This is pictorial of Pappy's World War One Experience.
Pappy is Dad's father.

Theodore Harry Rundell Frost

Regimental number: 2037
Place of birth: Echuca Victoria
Age at embarkation: 22
Next of kin: Father, Mr Raymond Frost, 'Chandos', Broadmeadows, Victoria
Enlistment date: 24 May 1915
Rank on enlistment: Private
Unit name: 24th Battalion, 3rd Reinforcement
AWM Embarkation Roll number: 23/41/2
Embarkation details: Unit embarked from Melbourne, Victoria, on board HMAT A68 Anchises on 26 August 1915
Rank from Nominal Roll: Private
Unit from Nominal Roll: 24th Battalion

Recommendations (Medals and Awards):
Military Medal - For conspicuous gallantry near Bapaume, when, though outnumbered, inflicted severe losses on enemy only retiring when bombs ran out. In retiring held enemy at bay by rifle fire, assisting in repelling atack.
Recommendation date: 25 March 1917.

Fate: Returned to Australia 31 January 1918.

Medals:
Military Medal - 'Near BAPAUME, France on the night of the 15/16th March 1917 during an attack along an hostile trench, held their ground although greatly outnumbered, inflicting severe losses on the enemy and only retiring, when their supply of bombs ran out. In retiring they held the hostile party at bay by rapid rifle fire, and were subsequently conspicuous in repelling a counter attack.'
Source: 'Commonwealth Gazette' No. 140
Date: 27 August 1917.

War service: Egypt, Gallipoli, Western Front

Medals: Military Medal, 1914-15 Star, British War Medal, Victory Medal





Pappy's Medals.



Pappy's 24th Battalion Colour Patch.



24th Battalion - 3rd Reinforcement uniform.

I found this photo on the 24th Battalion's Facebook site.
It stated that the above photo was of #2036 Cliff Ellis and #2040 Jack Gear.
As Pappy was #2037, I reckon that his uniform was very similar to the above photo.
Unfortunately, the only photo of Pappy during WW1 was his hospital photo.
Better than nothing.



Pappy's Timeline.

Wednesday, 12 May 1915 - Enlistment application form.
Thursday, 26 August 1915 - Left Melbourne on HMAT "Anchises".
Sunday, 10 October 1915 - Landed in Gallipoli.
Sunday, 19 December 1915 - Evacuated Gallipoli.
Thursday, 27 July 1916 - wounded in action - Gun Shot Wound in Chest (Slight).
Saturday, 5 August 1916 - Evacuated wounded from France.
Saturday, 16 December 1916 - England to France on SS Princess Henriette.
Thursday, 21 December 1916 - Rejoined 24th Battalion.
Saturday, 24 February 1917 - promoted to Lance Corporal - D/O 17/1337.
Thursday, 15 March 1917 - Military Medal action - near Bapaume, France.
Tuesday, 3 April 1917 - Awarded Military medal - D/O 28/2352.
Wednesday, 1 August 1917 - Pappy misplaced his Military Medal.
Wednesday, 5th September 1917 - Military Medal letter to Parents.
Friday, 19 October 1917 - Admitted to Cambridge Hospital Aldershot, England.
Monday, 21 January 1918 - Returned to Australia for Discharge.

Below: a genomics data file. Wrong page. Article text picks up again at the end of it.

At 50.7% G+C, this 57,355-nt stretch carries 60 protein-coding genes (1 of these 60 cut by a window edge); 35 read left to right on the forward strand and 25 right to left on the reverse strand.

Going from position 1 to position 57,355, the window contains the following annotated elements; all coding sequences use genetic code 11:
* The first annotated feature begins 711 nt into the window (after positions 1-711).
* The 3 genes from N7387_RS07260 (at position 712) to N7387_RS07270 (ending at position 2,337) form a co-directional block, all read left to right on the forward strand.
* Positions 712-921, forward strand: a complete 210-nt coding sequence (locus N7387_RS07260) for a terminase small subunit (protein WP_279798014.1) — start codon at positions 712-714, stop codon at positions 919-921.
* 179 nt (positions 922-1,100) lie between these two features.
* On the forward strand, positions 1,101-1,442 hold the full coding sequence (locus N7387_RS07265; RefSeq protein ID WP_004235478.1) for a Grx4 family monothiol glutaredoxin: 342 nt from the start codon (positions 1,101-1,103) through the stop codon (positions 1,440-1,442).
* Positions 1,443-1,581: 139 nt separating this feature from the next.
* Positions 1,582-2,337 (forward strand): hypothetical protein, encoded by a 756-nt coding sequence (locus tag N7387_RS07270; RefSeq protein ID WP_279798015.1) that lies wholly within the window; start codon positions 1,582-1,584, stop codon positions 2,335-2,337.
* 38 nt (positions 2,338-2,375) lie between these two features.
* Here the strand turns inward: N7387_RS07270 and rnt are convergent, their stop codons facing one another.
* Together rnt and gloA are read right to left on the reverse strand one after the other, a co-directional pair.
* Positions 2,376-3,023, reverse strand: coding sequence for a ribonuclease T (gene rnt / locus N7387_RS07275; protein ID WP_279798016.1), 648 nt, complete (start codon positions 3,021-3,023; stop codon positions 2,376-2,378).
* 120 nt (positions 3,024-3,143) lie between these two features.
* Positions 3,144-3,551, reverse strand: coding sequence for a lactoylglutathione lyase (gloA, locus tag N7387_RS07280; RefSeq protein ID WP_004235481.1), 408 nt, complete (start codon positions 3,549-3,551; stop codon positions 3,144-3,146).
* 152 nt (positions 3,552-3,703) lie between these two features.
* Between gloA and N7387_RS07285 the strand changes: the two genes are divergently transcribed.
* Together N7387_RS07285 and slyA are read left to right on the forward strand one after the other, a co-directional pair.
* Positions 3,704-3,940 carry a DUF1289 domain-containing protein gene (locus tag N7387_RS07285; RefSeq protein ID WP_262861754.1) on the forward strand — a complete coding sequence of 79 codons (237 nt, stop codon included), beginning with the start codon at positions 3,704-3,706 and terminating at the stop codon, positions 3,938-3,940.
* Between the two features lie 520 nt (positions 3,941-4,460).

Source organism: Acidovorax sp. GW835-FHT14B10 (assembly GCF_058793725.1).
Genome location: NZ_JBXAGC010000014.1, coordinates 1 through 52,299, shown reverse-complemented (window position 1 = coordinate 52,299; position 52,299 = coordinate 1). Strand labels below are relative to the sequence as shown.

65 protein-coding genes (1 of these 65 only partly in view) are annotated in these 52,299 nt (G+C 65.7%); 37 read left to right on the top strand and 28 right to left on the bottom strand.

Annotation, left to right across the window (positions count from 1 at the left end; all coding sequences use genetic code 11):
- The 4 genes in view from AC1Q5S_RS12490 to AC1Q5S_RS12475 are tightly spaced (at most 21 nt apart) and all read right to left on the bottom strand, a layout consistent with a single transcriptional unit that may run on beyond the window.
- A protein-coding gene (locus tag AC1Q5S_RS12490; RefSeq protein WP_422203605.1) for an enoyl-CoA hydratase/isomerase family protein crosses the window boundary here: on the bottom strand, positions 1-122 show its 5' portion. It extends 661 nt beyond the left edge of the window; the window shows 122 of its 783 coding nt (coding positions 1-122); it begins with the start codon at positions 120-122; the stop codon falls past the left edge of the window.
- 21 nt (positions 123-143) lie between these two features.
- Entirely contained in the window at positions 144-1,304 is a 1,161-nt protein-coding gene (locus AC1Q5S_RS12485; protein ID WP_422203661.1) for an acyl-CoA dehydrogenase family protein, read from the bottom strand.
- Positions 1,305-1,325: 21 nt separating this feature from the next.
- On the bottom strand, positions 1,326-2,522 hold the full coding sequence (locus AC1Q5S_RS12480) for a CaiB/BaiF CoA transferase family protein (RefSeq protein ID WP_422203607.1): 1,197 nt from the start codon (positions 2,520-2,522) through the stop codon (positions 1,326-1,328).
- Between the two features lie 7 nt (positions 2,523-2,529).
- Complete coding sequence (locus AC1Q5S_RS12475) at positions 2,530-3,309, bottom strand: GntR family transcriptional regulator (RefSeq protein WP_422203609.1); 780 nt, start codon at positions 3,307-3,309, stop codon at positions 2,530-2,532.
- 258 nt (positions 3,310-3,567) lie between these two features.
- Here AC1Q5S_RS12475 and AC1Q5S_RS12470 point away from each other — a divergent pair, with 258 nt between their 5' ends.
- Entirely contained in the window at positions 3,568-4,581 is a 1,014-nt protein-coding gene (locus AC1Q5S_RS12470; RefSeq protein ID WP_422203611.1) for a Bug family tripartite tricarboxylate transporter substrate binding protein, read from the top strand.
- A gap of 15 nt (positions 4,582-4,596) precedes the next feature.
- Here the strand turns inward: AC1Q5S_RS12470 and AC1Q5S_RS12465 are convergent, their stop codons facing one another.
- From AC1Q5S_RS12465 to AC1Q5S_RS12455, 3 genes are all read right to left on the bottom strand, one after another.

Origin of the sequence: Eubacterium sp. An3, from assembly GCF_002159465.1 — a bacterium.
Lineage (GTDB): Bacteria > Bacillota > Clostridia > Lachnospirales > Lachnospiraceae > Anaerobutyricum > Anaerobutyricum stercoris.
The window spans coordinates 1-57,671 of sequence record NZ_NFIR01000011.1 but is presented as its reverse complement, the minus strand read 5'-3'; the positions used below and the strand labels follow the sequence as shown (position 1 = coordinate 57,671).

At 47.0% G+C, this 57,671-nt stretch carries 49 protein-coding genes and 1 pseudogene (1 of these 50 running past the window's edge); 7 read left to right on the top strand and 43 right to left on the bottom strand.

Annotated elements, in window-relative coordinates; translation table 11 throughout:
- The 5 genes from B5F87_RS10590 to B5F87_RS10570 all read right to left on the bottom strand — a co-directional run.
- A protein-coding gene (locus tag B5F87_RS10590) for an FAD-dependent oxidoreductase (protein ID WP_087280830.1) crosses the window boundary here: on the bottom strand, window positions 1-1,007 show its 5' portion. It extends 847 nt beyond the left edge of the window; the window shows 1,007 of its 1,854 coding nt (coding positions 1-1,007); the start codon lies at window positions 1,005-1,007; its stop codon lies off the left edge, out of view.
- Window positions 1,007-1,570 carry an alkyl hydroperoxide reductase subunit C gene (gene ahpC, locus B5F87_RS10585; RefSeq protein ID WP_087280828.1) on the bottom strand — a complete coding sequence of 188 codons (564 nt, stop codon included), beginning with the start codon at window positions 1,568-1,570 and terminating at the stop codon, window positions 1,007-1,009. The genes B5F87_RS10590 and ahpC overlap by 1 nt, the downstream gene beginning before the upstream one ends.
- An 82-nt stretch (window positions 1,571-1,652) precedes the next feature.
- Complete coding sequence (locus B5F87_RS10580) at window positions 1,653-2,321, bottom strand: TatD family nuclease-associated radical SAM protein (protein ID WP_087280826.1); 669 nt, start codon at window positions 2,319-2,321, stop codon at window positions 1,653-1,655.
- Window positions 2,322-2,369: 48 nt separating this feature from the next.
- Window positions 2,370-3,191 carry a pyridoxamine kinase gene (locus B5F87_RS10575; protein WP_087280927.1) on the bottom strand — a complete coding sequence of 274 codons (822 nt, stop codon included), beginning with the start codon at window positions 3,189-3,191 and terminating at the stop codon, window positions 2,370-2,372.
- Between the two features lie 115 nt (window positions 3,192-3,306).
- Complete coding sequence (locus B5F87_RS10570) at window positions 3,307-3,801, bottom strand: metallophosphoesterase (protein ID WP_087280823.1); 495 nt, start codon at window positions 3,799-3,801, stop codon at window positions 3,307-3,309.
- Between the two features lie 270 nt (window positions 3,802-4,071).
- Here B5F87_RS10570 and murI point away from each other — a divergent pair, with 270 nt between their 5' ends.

Saturday, 13 April 1918 - Arrived back in Oz - Long time on a ship.
Wednesday 9th October 1918 - Honourably Discharged.

Pappy's Medals and Memos etc.

Pappy's 24th Battalion Colour Patch.
Pappy's Military Medal.
Pappy's Victory Medal.
Pappy's British War Medal.
Pappy's 1914-15 Star Medal.
Pappy's 1915 Anzac Medal.
Pappy's Other Badges.
Pappy's Official Service Record.
Pappy's Official Casualty Form - Active Service.
Pappy's Replacement Military Medal Paper trail.
Pappy's photo.



Wednesday 12 May 1915
Australian Imperial Force
Attestation Paper of Persons Enlisted for Services Abroad.

page 1 of 3.

page 2 of 3.

page 3 of 3.

Australian Imperial Force - Nominal Roll.

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Pappy landed in Gallipoli on Sunday 10th October 1915
and was evacuated on Sunday 19th December 1915.

Pappy wrote this comment in a letter many, many years later.

"My party was one of the last to leave at 11pm after being on different posts for 4 hours. I might state we left on a Sunday night, a calm & moonlite night and had no trouble getting on the transport for Lemnos."





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Thursday 27th July 1916.
Pappy received a gunshot wound in the chest. The Army said it was slight.

This was a copy of the letter sent to Pappy's parents.

Saturday 5th August 1916
Pappy was evacuated from France back to England to recover.



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Saturday 25th February 1917.
Pappy was promoted to Lance Corporal.





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Thursday 15th March 1917.
During this engagement, Pappy was awarded the Military Medal for Bravery,
by repelling a counter attack near Bapaume, France.



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Wednesday 1st August 1917.
Pappy was on Seaside leave in France
and misplaced his Military Medal. (Say no more).





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Wednesday 5th September 1917.